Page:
The Bank of England’s Monetary Policy Committee today voted to maintain the official Bank Rate paid on commercial bank reserves at 0.5%. The Committee also voted to continue with its programme of asset purchases financed by the issuance of central bank reserves and to increase its size by £50 billion to £175 billion.
So far, quantitative easing has done little to revive the economy. Corporate sector lending is falling, with many firms paying back loans on a net basis. Consumer lending is also weak. Government bond yields remain stubbornly high. The mortgage market is the only sector where the architects of QE can claim any degree of success. Approvals are up and house prices have stabilized.
The initial results have been disappointing, and so the Bank of England have decided to pour in another £50 billion, bring the total amount of new money up to £175 billion. In terms of GDP, that amounts to about 12.5 percent of GDP.
Think about that for a moment. Since February, the Bank of England has printed a pile of cash that is equivalent to one eighth of the entire output of the economy. Imagine, if each one of those pounds was spend just once. Could the UK economy immediately increase output by 12.5 percent to meet this new demand? Or would it be the case that firms would simply raise prices, leading to a sudden surge in inflation?
So why haven't we had any inflation. So far, quantitative easing has not led to an increase in aggregate demand. Banks have sold their assets to the Bank of England, and deposited the cash back into the central bank. As of now, there the cash idly sits.
However, here is the killer question - will it sit there forever? Or will the banks start to use this cash and begin to extend credit? My feeling is that one bright day, the banks will wake up and realise that they excessively liquid, start lending and the economy will take off like a rocket.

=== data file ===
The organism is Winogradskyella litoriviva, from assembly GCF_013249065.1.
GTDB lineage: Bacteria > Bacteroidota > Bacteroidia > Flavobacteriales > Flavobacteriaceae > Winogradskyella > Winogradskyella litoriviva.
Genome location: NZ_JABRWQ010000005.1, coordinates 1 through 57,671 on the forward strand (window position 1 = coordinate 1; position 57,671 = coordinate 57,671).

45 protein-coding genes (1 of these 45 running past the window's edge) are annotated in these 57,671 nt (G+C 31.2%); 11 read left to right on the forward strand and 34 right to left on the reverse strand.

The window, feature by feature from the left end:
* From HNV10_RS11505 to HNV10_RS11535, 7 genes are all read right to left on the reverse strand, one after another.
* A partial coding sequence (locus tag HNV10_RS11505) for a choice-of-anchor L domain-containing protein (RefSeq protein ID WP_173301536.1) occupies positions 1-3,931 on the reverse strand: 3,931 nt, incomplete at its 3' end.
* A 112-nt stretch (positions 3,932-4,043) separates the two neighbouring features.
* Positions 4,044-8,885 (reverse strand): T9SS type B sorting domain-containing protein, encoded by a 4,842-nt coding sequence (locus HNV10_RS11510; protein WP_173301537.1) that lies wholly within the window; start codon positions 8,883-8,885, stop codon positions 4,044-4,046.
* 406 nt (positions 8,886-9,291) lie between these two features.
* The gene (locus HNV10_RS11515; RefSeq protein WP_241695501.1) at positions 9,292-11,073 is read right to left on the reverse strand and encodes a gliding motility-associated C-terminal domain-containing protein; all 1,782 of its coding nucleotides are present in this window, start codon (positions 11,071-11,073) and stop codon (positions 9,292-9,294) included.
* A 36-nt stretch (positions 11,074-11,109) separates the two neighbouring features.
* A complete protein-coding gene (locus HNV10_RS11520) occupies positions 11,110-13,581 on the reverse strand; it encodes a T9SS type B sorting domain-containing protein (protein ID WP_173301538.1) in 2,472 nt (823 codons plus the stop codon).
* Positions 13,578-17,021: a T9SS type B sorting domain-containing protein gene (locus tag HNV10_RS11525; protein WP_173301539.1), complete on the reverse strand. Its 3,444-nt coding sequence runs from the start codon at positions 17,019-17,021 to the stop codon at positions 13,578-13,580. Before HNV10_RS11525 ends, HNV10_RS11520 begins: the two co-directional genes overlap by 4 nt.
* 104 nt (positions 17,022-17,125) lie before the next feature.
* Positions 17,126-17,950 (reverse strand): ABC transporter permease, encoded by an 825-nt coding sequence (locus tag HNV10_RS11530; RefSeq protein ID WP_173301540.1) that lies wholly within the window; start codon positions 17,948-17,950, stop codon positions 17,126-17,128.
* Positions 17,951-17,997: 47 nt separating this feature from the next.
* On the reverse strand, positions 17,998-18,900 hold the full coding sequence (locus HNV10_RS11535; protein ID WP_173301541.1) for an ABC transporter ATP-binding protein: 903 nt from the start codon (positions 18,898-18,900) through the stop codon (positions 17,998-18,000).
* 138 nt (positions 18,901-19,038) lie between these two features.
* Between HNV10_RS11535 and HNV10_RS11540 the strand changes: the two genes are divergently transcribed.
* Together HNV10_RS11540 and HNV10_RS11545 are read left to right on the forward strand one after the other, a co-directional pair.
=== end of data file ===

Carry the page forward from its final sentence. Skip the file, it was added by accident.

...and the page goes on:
But isn't this what the Bank of England wants? Yes, but don't think for a second that they know what they are doing. Outside of hyper inflating economies, no central bank has ever tried this trick before. Perhaps the kindest description of quantitative easing is to say that it is an experiment.
If lending does start to increase rapidly, the only thing the Bank can do is unwind their huge holdings of government debt. In other words, it needs to reverse quantitative easing.
When it begins this huge roll back of liquidity, the Bank of England may find that interest rates become extremely volatile as it unloads this debt in a desperate attempt curb lending. Unwind too much, and they could push the economy back into a recession, unwind too little, the banks could keep lending, and inflation could pick up.
However, this could be someway into the future. It could be a year or two before the banks start to change their credit crunching ways. The MPC aren't thinking that far ahead. Nor is the government for that matter. The future belongs to someone else. Today is what matters. If QE boosts GDP by the end of the year, paving the way for a half hearted New Labour election boost, then the policy will be a raging success.